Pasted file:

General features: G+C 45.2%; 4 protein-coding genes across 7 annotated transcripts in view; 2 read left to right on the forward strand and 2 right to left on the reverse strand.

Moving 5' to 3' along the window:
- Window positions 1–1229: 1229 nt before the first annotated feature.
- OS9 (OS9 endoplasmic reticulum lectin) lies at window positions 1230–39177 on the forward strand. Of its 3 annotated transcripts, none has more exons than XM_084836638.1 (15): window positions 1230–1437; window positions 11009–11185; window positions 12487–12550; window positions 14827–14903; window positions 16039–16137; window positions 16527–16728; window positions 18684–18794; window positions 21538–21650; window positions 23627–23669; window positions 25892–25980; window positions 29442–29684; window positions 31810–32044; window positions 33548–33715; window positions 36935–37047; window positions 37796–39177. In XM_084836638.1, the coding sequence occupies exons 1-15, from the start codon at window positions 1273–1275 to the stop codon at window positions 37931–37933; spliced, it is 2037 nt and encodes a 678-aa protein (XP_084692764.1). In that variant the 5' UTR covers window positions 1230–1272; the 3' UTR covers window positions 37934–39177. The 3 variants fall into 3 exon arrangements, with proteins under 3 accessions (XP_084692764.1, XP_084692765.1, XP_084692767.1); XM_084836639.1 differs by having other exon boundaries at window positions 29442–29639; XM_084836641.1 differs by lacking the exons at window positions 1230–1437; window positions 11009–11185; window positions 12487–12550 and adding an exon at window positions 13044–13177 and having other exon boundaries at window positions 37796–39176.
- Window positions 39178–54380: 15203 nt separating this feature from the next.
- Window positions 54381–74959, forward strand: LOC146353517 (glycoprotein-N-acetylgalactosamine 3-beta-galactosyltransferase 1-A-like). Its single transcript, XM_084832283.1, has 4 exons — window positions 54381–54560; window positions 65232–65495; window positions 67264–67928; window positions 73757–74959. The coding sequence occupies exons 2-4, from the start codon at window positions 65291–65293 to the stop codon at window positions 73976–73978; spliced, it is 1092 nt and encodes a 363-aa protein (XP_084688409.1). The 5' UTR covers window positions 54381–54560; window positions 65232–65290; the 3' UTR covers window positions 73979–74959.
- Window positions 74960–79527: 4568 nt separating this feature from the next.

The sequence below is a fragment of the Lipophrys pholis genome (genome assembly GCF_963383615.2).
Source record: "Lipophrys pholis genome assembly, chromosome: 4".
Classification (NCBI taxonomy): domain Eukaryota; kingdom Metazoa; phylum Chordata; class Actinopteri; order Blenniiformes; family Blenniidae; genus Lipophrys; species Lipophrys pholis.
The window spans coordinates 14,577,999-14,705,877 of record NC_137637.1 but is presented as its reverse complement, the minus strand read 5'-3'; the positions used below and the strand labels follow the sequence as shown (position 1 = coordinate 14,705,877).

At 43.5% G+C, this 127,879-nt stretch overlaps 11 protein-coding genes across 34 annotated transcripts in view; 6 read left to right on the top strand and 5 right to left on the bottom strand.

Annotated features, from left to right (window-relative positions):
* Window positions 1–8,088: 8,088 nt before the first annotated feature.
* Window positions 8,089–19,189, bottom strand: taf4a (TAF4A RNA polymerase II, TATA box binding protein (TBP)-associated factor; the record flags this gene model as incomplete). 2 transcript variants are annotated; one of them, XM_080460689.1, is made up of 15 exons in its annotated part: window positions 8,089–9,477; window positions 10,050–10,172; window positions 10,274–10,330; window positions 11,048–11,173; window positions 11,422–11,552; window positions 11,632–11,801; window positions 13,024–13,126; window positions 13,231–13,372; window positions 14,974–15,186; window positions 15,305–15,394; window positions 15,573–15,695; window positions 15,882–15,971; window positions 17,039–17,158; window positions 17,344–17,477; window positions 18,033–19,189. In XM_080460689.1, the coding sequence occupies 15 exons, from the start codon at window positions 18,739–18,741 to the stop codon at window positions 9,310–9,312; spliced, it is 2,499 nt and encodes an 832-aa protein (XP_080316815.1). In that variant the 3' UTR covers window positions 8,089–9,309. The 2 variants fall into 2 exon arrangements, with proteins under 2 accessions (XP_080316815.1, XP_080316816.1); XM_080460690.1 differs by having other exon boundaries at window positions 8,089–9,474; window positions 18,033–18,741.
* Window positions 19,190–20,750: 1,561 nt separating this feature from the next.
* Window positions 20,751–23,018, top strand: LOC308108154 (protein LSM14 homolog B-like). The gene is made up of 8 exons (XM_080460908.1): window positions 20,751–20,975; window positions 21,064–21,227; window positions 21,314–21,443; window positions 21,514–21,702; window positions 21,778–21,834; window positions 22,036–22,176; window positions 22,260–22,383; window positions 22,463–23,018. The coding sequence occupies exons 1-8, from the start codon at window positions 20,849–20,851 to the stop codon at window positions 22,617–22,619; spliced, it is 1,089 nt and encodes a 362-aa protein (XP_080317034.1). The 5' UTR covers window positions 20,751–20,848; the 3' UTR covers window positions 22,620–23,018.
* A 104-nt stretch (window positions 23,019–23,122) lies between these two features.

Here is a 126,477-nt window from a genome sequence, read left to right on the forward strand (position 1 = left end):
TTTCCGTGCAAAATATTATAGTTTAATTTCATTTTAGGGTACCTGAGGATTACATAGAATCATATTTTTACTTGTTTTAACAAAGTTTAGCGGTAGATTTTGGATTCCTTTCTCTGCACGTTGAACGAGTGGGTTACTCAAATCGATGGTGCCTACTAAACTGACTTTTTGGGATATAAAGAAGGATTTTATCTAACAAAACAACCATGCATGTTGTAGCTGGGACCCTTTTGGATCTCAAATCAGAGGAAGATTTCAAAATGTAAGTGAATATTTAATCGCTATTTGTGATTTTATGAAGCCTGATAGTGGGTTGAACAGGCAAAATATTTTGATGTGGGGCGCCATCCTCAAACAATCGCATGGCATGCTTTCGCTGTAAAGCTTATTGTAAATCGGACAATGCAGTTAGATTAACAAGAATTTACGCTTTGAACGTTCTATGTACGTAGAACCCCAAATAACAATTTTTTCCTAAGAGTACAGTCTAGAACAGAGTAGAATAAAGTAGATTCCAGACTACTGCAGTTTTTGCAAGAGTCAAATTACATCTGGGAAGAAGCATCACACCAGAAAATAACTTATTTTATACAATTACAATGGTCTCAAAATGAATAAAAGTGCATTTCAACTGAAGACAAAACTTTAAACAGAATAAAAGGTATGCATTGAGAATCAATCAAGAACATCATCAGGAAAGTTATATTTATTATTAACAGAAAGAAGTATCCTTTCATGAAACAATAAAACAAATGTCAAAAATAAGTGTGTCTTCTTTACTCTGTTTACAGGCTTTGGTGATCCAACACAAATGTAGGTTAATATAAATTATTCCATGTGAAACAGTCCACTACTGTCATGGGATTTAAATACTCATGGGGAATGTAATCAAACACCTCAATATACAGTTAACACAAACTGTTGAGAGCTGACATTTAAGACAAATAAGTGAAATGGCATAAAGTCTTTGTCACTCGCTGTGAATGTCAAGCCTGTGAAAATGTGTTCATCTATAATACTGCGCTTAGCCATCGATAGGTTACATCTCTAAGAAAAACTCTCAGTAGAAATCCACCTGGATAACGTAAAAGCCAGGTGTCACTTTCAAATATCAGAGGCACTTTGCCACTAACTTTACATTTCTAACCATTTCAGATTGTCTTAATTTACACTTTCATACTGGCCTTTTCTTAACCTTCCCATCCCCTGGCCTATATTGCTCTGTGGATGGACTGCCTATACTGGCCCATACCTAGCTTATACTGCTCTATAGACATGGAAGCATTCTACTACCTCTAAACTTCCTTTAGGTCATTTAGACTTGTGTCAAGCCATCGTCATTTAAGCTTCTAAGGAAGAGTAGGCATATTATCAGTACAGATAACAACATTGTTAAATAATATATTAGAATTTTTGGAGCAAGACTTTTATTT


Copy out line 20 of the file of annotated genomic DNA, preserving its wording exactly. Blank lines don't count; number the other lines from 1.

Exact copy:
TTTCCGTGCAAAATATTATAGTTTAATTTCATTTTAGGGTACCTGAGGATTACATAGAATCATATTTTTACTTGTTTTAACAAAGTTTAGCGGTAGATTTTGGATTCCTTTCTCTGCACGTTGAACGAGTGGGTTACTCAAATCGATGGTGCCTACTAAACTGACTTTTTGGGATATAAAGAAGGATTTTATCTAACAAAACAACCATGCATGTTGTAGCTGGGACCCTTTTGGATCTCAAATCAGAGGAAGATTTCAAAATGTAAGTGAATATTTAATCGCTATTTGTGATTTTATGAAGCCTGATAGTGGGTTGAACAGGCAAAATATTTTGATGTGGGGCGCCATCCTCAAACAATCGCATGGCATGCTTTCGCTGTAAAGCTTATTGTAAATCGGACAATGCAGTTAGATTAACAAGAATTTACGCTTTGAACGTTCTATGTACGTAGAACCCCAAATAACAATTTTTTCCTAAGAGTACAGTCTAGAACAGAGTAGAATAAAGTAGATTCCAGACTACTGCAGTTTTTGCAAGAGTCAAATTACATCTGGGAAGAAGCATCACACCAGAAAATAACTTATTTTATACAATTACAATGGTCTCAAAATGAATAAAAGTGCATTTCAACTGAAGACAAAACTTTAAACAGAATAAAAGGTATGCATTGAGAATCAATCAAGAACATCATCAGGAAAGTTATATTTATTATTAACAGAAAGAAGTATCCTTTCATGAAACAATAAAACAAATGTCAAAAATAAGTGTGTCTTCTTTACTCTGTTTACAGGCTTTGGTGATCCAACACAAATGTAGGTTAATATAAATTATTCCATGTGAAACAGTCCACTACTGTCATGGGATTTAAATACTCATGGGGAATGTAATCAAACACCTCAATATACAGTTAACACAAACTGTTGAGAGCTGACATTTAAGACAAATAAGTGAAATGGCATAAAGTCTTTGTCACTCGCTGTGAATGTCAAGCCTGTGAAAATGTGTTCATCTATAATACTGCGCTTAGCCATCGATAGGTTACATCTCTAAGAAAAACTCTCAGTAGAAATCCACCTGGATAACGTAAAAGCCAGGTGTCACTTTCAAATATCAGAGGCACTTTGCCACTAACTTTACATTTCTAACCATTTCAGATTGTCTTAATTTACACTTTCATACTGGCCTTTTCTTAACCTTCCCATCCCCTGGCCTATATTGCTCTGTGGATGGACTGCCTATACTGGCCCATACCTAGCTTATACTGCTCTATAGACATGGAAGCATTCTACTACCTCTAAACTTCCTTTAGGTCATTTAGACTTGTGTCAAGCCATCGTCATTTAAGCTTCTAAGGAAGAGTAGGCATATTATCAGTACAGATAACAACATTGTTAAATAATATATTAGAATTTTTGGAGCAAGACTTTTATTT